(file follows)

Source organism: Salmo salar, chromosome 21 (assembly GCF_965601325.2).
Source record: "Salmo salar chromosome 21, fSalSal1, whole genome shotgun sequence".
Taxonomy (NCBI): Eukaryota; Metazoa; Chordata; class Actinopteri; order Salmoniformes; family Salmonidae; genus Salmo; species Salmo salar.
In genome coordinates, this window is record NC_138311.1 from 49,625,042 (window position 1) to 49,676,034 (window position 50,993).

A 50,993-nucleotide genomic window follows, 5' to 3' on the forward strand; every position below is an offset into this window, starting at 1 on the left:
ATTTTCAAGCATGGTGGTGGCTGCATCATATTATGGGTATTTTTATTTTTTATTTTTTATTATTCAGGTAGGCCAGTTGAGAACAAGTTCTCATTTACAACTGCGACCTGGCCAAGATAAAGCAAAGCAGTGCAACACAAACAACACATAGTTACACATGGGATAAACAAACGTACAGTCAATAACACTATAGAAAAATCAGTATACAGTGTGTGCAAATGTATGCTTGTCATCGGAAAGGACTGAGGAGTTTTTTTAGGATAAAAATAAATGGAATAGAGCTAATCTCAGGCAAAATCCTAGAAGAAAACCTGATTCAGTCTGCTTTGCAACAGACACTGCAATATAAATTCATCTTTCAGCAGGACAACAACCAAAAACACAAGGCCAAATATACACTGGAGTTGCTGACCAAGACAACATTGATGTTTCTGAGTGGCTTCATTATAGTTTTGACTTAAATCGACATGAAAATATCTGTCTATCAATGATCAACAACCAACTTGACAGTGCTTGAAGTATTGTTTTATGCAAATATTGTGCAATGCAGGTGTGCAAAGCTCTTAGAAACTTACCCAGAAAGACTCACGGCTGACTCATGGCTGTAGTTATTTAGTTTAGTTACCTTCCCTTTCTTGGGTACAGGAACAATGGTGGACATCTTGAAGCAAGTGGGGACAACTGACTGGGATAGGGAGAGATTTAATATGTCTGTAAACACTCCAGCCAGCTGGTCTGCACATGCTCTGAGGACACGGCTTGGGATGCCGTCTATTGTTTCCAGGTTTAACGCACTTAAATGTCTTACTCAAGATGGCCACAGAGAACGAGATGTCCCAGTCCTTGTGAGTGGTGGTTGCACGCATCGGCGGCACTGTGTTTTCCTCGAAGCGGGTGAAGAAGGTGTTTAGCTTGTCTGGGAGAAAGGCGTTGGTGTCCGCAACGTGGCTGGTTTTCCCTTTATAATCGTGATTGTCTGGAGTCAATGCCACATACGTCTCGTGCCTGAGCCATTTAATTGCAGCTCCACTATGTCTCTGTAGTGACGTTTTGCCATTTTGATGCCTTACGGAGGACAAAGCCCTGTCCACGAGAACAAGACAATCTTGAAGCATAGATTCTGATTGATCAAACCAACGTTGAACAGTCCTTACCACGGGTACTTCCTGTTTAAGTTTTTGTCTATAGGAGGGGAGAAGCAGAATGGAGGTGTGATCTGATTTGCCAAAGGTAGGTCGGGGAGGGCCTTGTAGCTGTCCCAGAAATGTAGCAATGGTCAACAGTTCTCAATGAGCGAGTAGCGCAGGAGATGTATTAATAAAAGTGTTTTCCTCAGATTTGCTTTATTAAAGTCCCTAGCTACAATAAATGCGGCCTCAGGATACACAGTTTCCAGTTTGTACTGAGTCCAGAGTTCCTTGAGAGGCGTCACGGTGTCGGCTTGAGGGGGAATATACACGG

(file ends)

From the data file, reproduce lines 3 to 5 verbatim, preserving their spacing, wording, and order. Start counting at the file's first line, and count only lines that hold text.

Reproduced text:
Taxonomy (NCBI): Eukaryota; Metazoa; Chordata; class Actinopteri; order Salmoniformes; family Salmonidae; genus Salmo; species Salmo salar.
In genome coordinates, this window is record NC_138311.1 from 49,625,042 (window position 1) to 49,676,034 (window position 50,993).

A 50,993-nucleotide genomic window follows, 5' to 3' on the forward strand; every position below is an offset into this window, starting at 1 on the left: